Influencer Marketing: A New Wave of Content Creation
Updated: Apr 18
Did you know? Two in three consumers trust brands supported by influencers more than company advertisements. With trust ranked as an essential buying consideration on par with product, brand and company attributes, Influencer Marketing might just be the key to strengthening the authenticity of your brand and unlocking sales growth.
Misconceptions: What It Is and What It Is Not
With social media users at an all-time high and an increasing number of users sporting high follower counts in the thousands, the lines between influencers and your everyday social butterfly seem to have blurred. As more users hop on the bandwagon to cash out on their social circles, brands may struggle to identify the right individuals to be the advocates of their brand.
Is influencer marketing still relevant?
In short, yes. One common misconception is that influencers are simply attractive people who are “paid to post” about products they might not truly believe in. While this may be true for certain individuals, most established influencers are openly selective about the type of brands they support. Influencer marketing, therefore, involves brands building a relationship with their influencer of choice to first establish trust in their product with the individual, and subsequently, their community.
My friend has 3,000 followers, does that make them an Influencer?
Beyond having a strong following and high engagement rates, influencers are characterised by having built a reputation around a specific field of knowledge or topic of interest. As the word “influence” might suggest, these individuals are seen as rising experts in their domains who are able to help consumers make more informed decisions about their purchases — conferring credibility to brands, and helping them get their products into the right hands.
How do I know whether influencer marketing is right for my brand?
Another misconception is that influencer marketing is only for large brands that have the deep pockets to foot hefty engagement costs and give out numerous free samples. In reality, there are a wide range of influencers that brands can choose from, some of whom might just fit into your brands’ budget. At the same time, while it might be tempting to pick an influencer with the highest number of followers, paying more for a high number of likes and shares may not necessarily translate into meaningful sales conversions for your brand if their followers are not part of your desired target audience. For example, a skincare brand that specialises in treating eczema might benefit more from engaging a microinfluencer that has built their reputation around overcoming their struggles with sensitive skin, rather than engaging a celebrity who has always been lauded for their flawless complexion. Picking the right influencer for your brand will help you position your brand favourably among the right audience, and can help to drive brand loyalty and sales through advocacy.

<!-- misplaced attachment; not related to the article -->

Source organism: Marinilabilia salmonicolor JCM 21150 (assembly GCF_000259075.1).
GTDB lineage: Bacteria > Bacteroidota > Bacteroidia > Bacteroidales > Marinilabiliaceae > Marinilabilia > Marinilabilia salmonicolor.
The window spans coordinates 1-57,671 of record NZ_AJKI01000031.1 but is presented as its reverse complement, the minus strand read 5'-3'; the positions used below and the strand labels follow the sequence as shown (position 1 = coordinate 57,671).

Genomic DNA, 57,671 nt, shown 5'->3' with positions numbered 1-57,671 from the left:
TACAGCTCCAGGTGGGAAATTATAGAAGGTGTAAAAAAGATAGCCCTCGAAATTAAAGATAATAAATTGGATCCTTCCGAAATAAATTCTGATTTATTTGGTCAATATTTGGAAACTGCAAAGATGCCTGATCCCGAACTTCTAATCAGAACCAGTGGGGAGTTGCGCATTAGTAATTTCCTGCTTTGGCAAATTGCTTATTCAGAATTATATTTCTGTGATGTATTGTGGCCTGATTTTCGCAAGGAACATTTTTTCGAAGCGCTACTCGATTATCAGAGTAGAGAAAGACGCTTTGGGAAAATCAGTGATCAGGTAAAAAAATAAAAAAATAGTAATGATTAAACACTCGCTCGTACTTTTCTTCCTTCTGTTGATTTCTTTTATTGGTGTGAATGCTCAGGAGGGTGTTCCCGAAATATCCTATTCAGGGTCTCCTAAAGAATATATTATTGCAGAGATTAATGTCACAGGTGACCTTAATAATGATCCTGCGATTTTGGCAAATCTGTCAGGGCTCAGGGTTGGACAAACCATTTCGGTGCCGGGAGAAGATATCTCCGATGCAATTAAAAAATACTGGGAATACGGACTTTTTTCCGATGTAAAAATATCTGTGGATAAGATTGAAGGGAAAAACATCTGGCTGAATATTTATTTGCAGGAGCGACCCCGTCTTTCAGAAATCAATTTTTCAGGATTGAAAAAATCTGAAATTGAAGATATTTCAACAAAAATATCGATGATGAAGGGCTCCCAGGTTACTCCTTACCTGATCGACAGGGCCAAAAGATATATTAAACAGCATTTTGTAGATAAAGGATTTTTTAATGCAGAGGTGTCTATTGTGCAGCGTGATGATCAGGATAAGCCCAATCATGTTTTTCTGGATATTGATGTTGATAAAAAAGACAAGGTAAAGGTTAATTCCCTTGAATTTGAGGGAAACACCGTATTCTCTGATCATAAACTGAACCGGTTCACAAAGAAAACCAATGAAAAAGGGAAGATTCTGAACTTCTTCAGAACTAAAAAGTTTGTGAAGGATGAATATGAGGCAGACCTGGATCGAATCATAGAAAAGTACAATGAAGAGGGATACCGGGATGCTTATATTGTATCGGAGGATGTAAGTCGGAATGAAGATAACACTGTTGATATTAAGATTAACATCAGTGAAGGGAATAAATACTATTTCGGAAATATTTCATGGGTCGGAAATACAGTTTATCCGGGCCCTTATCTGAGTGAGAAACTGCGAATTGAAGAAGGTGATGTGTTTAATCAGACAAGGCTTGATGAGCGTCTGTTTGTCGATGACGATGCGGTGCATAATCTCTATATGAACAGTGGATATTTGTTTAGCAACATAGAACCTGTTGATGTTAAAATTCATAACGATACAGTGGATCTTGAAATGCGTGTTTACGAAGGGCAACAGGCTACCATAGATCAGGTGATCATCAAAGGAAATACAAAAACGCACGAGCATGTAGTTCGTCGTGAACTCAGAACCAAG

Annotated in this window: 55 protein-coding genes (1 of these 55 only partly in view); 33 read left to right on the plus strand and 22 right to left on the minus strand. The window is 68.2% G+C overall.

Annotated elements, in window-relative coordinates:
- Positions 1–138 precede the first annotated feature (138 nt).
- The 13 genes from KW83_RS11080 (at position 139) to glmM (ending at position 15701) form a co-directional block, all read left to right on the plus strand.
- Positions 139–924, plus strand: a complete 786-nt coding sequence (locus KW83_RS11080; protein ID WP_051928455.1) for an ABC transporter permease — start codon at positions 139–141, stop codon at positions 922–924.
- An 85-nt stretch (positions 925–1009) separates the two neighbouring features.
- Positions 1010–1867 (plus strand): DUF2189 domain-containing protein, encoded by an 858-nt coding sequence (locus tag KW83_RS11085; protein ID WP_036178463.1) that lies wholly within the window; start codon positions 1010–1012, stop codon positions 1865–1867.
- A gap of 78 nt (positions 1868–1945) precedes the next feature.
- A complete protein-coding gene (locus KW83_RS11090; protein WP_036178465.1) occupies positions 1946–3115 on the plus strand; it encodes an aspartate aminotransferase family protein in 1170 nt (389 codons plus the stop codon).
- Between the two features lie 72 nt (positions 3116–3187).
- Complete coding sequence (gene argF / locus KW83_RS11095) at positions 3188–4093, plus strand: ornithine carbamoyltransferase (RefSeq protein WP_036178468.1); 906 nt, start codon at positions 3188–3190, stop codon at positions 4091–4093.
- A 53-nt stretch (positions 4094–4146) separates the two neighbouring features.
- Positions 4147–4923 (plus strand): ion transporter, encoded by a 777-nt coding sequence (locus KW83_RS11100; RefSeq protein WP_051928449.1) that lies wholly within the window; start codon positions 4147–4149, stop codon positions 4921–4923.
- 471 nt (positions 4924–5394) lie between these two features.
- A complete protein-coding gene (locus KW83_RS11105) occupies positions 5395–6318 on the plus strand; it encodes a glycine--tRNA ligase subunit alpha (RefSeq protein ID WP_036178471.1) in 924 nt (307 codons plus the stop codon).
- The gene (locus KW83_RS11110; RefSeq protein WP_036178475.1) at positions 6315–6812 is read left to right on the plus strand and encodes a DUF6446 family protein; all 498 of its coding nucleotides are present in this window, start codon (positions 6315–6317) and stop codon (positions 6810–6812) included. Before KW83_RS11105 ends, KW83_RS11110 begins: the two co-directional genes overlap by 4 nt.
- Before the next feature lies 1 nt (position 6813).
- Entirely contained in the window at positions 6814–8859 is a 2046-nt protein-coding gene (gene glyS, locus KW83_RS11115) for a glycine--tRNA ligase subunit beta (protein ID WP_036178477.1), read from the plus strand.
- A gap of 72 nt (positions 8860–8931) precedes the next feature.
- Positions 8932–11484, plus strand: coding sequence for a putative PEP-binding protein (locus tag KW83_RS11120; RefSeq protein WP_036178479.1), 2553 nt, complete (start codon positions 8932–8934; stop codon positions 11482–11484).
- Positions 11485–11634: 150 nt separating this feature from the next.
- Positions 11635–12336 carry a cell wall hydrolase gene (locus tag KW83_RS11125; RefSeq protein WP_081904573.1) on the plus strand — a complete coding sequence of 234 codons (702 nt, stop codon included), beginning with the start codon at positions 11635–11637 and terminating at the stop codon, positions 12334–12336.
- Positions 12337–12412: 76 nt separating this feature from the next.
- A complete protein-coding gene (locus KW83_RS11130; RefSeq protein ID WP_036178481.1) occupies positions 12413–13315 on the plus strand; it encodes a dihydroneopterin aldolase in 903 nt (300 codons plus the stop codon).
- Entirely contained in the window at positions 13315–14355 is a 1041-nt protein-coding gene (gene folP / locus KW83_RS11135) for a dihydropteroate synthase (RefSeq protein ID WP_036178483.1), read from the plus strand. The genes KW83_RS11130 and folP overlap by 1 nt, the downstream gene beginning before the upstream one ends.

Picking Your Brand’s Spokesperson
Now that we have a better understanding of what influencer marketing is about, let’s explore how to make it work for your brand. To begin, decide on the objectives and goals of your proposed campaign. This will give you a clearer idea of your intended audience and guide your decision-making when it comes to choosing influencers to work with. Depending on the scale of what you'd like to achieve, you can consider starting small and focusing on a single influencer, or working with multiple influencers simultaneously for a wider and more diverse reach.